The Sports Xchange

NCAAF Team Report - Utah State - INSIDE SLANT

Utah State turned out just fine last season despite losing its star quarterback, Chuckie Keeton, to a knee injury on Oct. 4.

The Aggies actually lost that game, at home to BYU, and the following week as well to Boise State, before reeling off victories in six of their final seven games. They're in no hurry to try and replicate the ability to prove every naysayer wrong, and would just prefer to have Keeton's senior year be everything (and more) than the promise his 2013 possessed before the torn ACL.

"He can handle it," Utah State coach Matt Wells said of all the expectations and scrutiny being placed upon Keeton, who is so popular that his likeness was on the notebooks given out to reporters who attended the Mountain West Conference media day sessions in July. "He is as tough-minded individual as I have known. He wouldn't have been able to go into Auburn, Alabama, as an 18-year-old and handle that situation without being a tough-minded, passionate and self motivated individual."

Ah, Keeton's career sure has gone fast. As a true freshman, starting in his very first game, he nearly led the nobody Aggies into a win against the defending national champion Tigers. A big fourth quarter lead was blown in what was then typical heartbreaking USU style, including botching the recovery of an onside kick.

It was a sign of things to come for Keeton's presence and star power.

However, there's some bitter irony to it all. Keeton has been a big part in helping the Aggies redo their entire reputation, including being the tough-luck kids much of his freshman year. But then he became the tough-luck circumstance last season when he scrambled for an early first down and his left knee buckled without a BYU player touching him.

The crowd and Utah State's sideline looked as if a funeral was taking place right near midfield at Romney Stadium.

But after some soul searching, and re-strategizing, the Aggies found ways to play in honor of Keeton rather than mourn him the rest of the season.

Keeton didn't want to talk much about his knee as he represented the Aggies in Las Vegas in the heat of summer. He'd rather talk about his teammates, what they did, and what they all believe Keeton can do to help going forward.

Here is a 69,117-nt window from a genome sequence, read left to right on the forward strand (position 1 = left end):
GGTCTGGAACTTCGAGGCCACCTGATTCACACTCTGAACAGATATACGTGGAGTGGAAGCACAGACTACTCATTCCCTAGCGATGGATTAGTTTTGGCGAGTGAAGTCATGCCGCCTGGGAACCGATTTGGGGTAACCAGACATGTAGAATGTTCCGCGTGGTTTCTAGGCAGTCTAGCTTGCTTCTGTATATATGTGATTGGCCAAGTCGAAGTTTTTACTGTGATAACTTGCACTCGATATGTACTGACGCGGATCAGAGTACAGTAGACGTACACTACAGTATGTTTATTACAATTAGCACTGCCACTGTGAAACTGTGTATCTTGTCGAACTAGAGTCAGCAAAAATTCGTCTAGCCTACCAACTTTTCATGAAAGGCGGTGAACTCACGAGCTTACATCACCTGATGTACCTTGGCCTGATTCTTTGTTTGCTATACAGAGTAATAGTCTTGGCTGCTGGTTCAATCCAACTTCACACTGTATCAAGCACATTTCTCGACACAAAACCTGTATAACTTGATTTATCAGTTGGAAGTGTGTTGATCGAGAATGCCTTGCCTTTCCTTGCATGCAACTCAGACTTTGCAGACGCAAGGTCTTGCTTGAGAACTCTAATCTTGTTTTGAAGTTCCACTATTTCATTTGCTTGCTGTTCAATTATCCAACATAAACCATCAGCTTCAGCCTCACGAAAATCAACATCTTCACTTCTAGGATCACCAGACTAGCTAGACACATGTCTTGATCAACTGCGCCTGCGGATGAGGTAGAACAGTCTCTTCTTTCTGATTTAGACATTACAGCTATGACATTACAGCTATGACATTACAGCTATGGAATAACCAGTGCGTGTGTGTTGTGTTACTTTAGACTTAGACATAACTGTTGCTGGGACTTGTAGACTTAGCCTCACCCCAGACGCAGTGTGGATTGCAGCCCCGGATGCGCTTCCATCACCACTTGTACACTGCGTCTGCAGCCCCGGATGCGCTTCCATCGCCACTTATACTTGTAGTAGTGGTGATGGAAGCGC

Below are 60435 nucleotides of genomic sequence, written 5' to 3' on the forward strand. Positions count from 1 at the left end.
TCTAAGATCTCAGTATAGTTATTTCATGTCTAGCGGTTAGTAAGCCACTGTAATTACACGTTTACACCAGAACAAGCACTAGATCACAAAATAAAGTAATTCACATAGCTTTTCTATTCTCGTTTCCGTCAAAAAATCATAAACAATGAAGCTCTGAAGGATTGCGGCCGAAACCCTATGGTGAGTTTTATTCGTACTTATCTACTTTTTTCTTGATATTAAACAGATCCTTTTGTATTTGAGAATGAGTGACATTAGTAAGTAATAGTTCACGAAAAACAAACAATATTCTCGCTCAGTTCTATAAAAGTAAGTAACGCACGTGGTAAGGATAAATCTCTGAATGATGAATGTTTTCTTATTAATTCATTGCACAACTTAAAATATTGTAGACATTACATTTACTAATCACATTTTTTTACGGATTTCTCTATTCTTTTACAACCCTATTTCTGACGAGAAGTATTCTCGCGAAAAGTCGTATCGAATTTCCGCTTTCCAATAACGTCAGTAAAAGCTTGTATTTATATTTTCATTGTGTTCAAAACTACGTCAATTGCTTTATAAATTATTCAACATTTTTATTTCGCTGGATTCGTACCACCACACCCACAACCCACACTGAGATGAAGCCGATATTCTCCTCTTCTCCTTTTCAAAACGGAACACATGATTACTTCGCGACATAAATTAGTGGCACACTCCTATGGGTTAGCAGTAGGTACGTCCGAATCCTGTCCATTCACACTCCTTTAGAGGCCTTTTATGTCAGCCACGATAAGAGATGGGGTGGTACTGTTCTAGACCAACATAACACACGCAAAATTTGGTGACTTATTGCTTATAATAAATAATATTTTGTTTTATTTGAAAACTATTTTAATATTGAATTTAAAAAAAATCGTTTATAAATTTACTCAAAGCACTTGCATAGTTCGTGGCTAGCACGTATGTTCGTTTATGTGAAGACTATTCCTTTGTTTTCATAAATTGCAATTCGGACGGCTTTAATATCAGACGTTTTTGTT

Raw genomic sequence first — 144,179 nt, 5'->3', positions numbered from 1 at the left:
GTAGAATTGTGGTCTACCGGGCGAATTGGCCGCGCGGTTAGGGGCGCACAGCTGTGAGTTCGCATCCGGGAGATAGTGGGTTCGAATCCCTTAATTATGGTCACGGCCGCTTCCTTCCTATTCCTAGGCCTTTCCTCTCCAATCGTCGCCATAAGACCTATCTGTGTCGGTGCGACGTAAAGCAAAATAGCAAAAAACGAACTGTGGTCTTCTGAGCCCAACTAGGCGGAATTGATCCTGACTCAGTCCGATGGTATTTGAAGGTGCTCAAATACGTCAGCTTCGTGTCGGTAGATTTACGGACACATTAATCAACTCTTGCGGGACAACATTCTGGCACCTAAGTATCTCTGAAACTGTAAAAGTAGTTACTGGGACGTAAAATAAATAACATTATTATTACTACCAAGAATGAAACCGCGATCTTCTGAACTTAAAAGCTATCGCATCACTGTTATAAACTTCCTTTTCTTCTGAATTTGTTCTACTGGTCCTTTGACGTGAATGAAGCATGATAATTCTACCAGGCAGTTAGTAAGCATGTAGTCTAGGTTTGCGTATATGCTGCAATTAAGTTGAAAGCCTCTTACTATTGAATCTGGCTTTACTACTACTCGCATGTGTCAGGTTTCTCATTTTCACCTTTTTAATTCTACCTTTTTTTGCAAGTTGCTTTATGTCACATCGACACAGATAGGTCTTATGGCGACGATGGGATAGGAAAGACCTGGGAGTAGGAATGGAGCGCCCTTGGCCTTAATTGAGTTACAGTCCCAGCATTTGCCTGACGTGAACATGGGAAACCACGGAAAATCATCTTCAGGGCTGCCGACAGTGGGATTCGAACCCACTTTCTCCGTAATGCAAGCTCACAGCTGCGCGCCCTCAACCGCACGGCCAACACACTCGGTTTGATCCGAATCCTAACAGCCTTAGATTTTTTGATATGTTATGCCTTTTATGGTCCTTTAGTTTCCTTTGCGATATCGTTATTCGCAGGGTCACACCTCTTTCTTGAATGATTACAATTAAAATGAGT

"Why spoil it with my injury?" he said. "That's how I looked at it. I'm really more proud of what everyone else did. I understand that I was somewhat of a big piece and that it was emotional when I went down, but the guys found a way to bounce back after my injury and the injuries of the other guys and come back and win a bowl game and have a chance at winning a championship, which may not have happened at other schools."

Now, though, Utah State is finding a way to be like other schools: Interest in football is relatively big in the community. About 9,000 fans showed up at Romney Stadium for an Aug. 16 practice. Put that in perspective. There were seasons not so long ago when the Aggies would never draw that big for an actual game.

But Logan's changed, and a guy named Chuckie has helped that. And is in position to help even more.


NCAAF Team Report - Utah State - NOTES, QUOTES

SPOTLIGHT ON SEPTEMBER: The early schedule shapes up to really catapult the Aggies, and its dreamt-for Heisman Trophy campaign for quarterback Chuckie Keeton, if they can get through an Aug. 31 trip to Tennessee. The Aggies, who were picked to finish second in the Mountain Division (Mountain West Conference) behind Boise State, believe they have the perfect platform to show folks outside Logan, Utah, just how good they can be. "We think we can surprise some people," Keeton said. After that comes very reasonable home games with Idaho State and Wake Forest, then a Sept. 20 trip to Arkansas State. The season's only bye week comes right before a trip to in-state foe BYU.

KEYS TO SUCCESS: Utah State continues to actually build expectations, and a decent array of NFL-level talent has graduated each of the past three years. A big key is having a strong fall camp, staying healthy and not buying into all of the hype.

AREAS OF CONCERN: Truth is, there's no fool-proof way to protect a valuable quarterback. Last year Utah State had an experienced offensive line and it's not like Chuckie Keeton was a reckless runner with the ball. But he still went down in a heap while going after an early first down, tearing his ACL in the process. But this year, protection could be a bigger issue. Assistant coach Mark Weber has a tougher task, it would seem, as the offensive line is one of the youngest and most inexperienced positions on Utah State's team this season. Gone are five players who started at least five games in 2013, including all-Mountain West honorees Tyler Larsen, Jamie Markosian and Eric Schultz. Seniors Joe Summers, Bryce Walker and Bill Vavau have combined for playing time in only 28 games in their careers and are among those competing for starting roles. The Aggies also have junior Taani Fisilau and sophomore Jake Simonich returning while sophomores Austin Stephens and Austin Albrecht are others getting some looks. Protecting Keeton, and understanding his ability to extend plays, will be key to survival for all parties.